Cold-Blooded and Hot-Blooded Animals

Why are some animals called cold-blooded? What’s hot-blooded? Why do these exist and what do they mean for the animals? The whole thing is about different highs and extreme lows in temperature. Let’s start from the beginning:

Cold-blooded animals

  • have a changing body temperature (depends on their surroundings)
  • are fish, amphibians, reptiles, insects and invertebrates

Hot-blooded animals

  • always have the same body temperature (unless they’re sick)
  • are mammals and birds

Cold-Blooded and Hot-Blooded Animals Cold-Blooded and Hot-Blooded Animals - Photo: Dirk Ercken/Shutterstock

The difference between hot-blood and cold-blooded at a glance:

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 Cold-bloodedHot-blooded
Body temperature Dependent Independent
Feathers/fur No Yes
Need to feed Irregular, low Regular, high
Metabolism Low High
In heat Look for shade/cool Sweat
In cold Look for heat/sun Shiver
In winter Not active Active

1. Hot-Blooded Animals

(= mammals, birds)

How do hot-blooded animals maintain their body temperatures?

It takes a lot of energy to keep their body temperatures the same all the time. How these animals get or save this energy:

Arctic Fox Arctic Fox - Photo: outdoorsman/Shutterstock

• Feeding

Hot-blooded animals get energy from their food. A large portion of this is used to control body temperature. They have to eat more often than cold-blooded animals. Example: if you haven’t eaten for a long time, you might notice that you start to get cold and shiver. When you eat something, you get warmer.

• Feathers, fur and fat

Hot-blooded animals almost all have fur, feathers or a thick layer of fat. Some animals even get a thicker coat in winter, called their winter coat. It starts to grow when it gets colder outside and is shed again in spring. Dog owners will know all about this, as there will be much more hair lying around in shedding season.

Birds keep warm with their fluffy down. These feathers are so cozy and warm that they’re often used in winter coats. Marine mammals like whales have a thick layer of blubber to protect them from the cold.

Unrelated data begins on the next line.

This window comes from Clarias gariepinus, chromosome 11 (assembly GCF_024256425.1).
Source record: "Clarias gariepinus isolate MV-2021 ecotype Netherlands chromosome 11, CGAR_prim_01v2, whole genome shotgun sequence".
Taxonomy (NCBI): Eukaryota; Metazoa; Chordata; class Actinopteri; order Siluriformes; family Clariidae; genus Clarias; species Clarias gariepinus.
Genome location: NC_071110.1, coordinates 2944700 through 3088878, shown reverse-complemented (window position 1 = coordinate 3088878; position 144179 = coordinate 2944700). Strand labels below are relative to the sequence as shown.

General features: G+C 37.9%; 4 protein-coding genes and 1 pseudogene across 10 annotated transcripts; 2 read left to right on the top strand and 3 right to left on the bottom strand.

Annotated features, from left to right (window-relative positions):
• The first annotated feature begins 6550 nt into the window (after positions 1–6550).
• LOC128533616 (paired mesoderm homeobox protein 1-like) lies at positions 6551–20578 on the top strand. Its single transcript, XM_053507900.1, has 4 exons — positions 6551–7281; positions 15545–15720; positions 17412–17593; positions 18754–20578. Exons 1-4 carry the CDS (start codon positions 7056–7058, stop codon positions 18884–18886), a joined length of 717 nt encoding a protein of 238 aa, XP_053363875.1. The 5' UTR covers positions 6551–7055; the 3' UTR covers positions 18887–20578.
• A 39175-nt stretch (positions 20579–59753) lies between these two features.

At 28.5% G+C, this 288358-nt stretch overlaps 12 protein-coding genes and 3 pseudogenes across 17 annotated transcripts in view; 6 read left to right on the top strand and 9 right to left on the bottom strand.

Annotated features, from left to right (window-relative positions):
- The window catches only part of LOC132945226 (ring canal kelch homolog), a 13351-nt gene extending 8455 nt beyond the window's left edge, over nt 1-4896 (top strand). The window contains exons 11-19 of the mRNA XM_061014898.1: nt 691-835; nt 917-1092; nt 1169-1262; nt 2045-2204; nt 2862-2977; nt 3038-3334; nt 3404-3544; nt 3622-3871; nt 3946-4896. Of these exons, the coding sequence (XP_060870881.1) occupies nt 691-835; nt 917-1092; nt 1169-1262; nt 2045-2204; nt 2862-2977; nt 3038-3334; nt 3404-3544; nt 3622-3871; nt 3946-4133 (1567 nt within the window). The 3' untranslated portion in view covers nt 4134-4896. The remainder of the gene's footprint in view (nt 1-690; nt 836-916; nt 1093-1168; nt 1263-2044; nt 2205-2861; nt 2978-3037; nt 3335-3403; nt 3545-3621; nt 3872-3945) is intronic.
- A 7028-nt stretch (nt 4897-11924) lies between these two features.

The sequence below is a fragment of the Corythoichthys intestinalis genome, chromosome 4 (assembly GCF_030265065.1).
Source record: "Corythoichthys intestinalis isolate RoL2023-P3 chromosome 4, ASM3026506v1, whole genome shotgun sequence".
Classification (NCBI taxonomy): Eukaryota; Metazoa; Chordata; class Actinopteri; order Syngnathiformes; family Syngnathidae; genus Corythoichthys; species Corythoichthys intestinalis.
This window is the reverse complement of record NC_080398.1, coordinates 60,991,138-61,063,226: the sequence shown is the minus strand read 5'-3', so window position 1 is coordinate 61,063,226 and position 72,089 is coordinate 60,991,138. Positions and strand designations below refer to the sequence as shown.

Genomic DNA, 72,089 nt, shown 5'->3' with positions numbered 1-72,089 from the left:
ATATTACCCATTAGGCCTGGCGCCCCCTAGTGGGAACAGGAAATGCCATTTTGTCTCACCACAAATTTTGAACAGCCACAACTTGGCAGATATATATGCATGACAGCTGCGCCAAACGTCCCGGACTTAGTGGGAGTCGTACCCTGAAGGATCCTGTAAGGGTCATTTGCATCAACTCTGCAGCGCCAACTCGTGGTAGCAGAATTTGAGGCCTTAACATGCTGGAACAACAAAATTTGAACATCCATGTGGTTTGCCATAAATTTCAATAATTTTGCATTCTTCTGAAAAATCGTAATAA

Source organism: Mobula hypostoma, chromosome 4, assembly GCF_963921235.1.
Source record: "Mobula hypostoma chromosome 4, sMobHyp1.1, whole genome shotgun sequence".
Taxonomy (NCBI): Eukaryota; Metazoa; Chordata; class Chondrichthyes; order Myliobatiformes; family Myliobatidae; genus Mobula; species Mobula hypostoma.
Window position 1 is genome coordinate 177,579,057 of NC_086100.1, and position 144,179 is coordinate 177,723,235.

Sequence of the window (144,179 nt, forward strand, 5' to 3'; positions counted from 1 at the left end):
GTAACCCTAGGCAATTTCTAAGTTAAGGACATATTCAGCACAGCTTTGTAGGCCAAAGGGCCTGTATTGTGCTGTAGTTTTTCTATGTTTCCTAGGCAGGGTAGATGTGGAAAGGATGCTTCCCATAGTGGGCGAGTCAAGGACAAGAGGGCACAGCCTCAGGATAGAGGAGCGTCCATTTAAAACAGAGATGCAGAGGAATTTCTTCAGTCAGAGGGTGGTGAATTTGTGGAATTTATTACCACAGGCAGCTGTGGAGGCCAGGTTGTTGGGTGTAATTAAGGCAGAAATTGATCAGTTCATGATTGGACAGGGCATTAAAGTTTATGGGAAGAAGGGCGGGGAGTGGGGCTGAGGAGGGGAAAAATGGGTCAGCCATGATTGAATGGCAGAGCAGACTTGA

Blue Tit Blue Tit - Photo: jausa/Shutterstock

What if it gets too hot for hot-blooded animals?

They sweat! Each animal does this in its own way. Dogs sweat using their tongues (panting). Elephants pump blood into their big, flat ears and flap them around.

2. Cold-Blooded Animals

(= fish, amphibians, reptiles, insects and invertebrates)

Cold-blooded animals cannot control their own body temperatures. They adapt to the temperature of their surroundings. When it’s very cold outside, their body temperature decreases. When it’s very warm, it increases.

These animals aren’t very active in the cold, as it would take up too much energy. They need energy from the sun in the form of heat. That’s why you can see reptiles and amphibians basking on rocks to actively increase their body temperature. If they get too hot, they withdraw to a cave.

Cold-Blooded and Hot-Blooded Animals Cold-Blooded and Hot-Blooded Animals - Photo: Dirk Ercken (frog), Tatyana Vyc (dog)/Shutterstock

In winter, cold-blooded animals hibernate. They breathe very slowly, have a very low heart rate and don’t eat anything. In spring, the animals can move again. This type of hibernation is called brumation. The wood frog is especially impervious to cold. It can survive in 21.2 degrees Fahrenheit (-6 degrees Celsius)!

Did You Know?

Not every hot-blooded animal has the same body temperature. Humans are 98.6 degrees Fahrenheit (37 degrees Celsius), horses 100.4 degrees Fahrenheit (38 degrees Celsius), dogs 102.2 degrees Fahrenheit (39 degrees Celsius) and birds 107.6 degrees Fahrenheit (42 degrees Celsius).

Cold-Blooded and Hot-Blooded Animals Cold-Blooded and Hot-Blooded Animals - Photo: Ondrey Prosicky (frog), Tatyana Vyc (dog)/Shutterstock